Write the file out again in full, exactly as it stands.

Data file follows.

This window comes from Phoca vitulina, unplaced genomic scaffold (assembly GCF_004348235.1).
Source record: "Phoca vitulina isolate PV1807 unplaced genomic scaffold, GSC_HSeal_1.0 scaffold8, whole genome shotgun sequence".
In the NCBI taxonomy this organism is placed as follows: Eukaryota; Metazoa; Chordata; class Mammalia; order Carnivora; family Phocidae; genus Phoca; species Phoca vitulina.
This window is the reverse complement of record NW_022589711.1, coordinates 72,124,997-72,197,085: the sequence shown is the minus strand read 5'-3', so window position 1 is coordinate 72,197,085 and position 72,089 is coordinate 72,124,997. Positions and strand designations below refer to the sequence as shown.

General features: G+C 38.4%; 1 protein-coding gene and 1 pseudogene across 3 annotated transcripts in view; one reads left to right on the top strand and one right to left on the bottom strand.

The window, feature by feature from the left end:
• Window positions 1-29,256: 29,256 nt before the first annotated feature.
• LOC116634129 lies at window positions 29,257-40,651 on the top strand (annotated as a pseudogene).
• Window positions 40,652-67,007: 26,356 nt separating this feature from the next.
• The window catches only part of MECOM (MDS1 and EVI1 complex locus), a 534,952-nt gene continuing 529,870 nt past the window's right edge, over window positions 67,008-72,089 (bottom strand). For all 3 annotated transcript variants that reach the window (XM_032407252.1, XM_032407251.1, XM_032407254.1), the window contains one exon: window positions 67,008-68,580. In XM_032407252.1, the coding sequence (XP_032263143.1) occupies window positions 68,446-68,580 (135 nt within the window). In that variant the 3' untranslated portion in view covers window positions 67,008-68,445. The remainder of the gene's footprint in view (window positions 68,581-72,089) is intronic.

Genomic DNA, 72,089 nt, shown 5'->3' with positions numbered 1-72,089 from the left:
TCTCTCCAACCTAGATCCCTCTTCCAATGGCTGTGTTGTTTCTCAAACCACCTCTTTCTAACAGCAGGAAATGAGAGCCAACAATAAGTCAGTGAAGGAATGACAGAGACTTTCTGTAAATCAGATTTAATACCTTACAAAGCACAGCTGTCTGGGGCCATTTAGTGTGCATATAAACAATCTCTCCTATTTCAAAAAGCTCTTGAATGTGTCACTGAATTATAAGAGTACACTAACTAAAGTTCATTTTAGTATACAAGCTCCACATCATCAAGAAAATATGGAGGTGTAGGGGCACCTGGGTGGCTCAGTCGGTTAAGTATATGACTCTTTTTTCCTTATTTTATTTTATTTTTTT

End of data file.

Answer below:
This window comes from Phoca vitulina, unplaced genomic scaffold (assembly GCF_004348235.1).
Source record: "Phoca vitulina isolate PV1807 unplaced genomic scaffold, GSC_HSeal_1.0 scaffold8, whole genome shotgun sequence".
In the NCBI taxonomy this organism is placed as follows: Eukaryota; Metazoa; Chordata; class Mammalia; order Carnivora; family Phocidae; genus Phoca; species Phoca vitulina.
This window is the reverse complement of record NW_022589711.1, coordinates 72,124,997-72,197,085: the sequence shown is the minus strand read 5'-3', so window position 1 is coordinate 72,197,085 and position 72,089 is coordinate 72,124,997. Positions and strand designations below refer to the sequence as shown.

General features: G+C 38.4%; 1 protein-coding gene and 1 pseudogene across 3 annotated transcripts in view; one reads left to right on the top strand and one right to left on the bottom strand.

The window, feature by feature from the left end:
• Window positions 1-29,256: 29,256 nt before the first annotated feature.
• LOC116634129 lies at window positions 29,257-40,651 on the top strand (annotated as a pseudogene).
• Window positions 40,652-67,007: 26,356 nt separating this feature from the next.
• The window catches only part of MECOM (MDS1 and EVI1 complex locus), a 534,952-nt gene continuing 529,870 nt past the window's right edge, over window positions 67,008-72,089 (bottom strand). For all 3 annotated transcript variants that reach the window (XM_032407252.1, XM_032407251.1, XM_032407254.1), the window contains one exon: window positions 67,008-68,580. In XM_032407252.1, the coding sequence (XP_032263143.1) occupies window positions 68,446-68,580 (135 nt within the window). In that variant the 3' untranslated portion in view covers window positions 67,008-68,445. The remainder of the gene's footprint in view (window positions 68,581-72,089) is intronic.

Genomic DNA, 72,089 nt, shown 5'->3' with positions numbered 1-72,089 from the left:
TCTCTCCAACCTAGATCCCTCTTCCAATGGCTGTGTTGTTTCTCAAACCACCTCTTTCTAACAGCAGGAAATGAGAGCCAACAATAAGTCAGTGAAGGAATGACAGAGACTTTCTGTAAATCAGATTTAATACCTTACAAAGCACAGCTGTCTGGGGCCATTTAGTGTGCATATAAACAATCTCTCCTATTTCAAAAAGCTCTTGAATGTGTCACTGAATTATAAGAGTACACTAACTAAAGTTCATTTTAGTATACAAGCTCCACATCATCAAGAAAATATGGAGGTGTAGGGGCACCTGGGTGGCTCAGTCGGTTAAGTATATGACTCTTTTTTCCTTATTTTATTTTATTTTTTT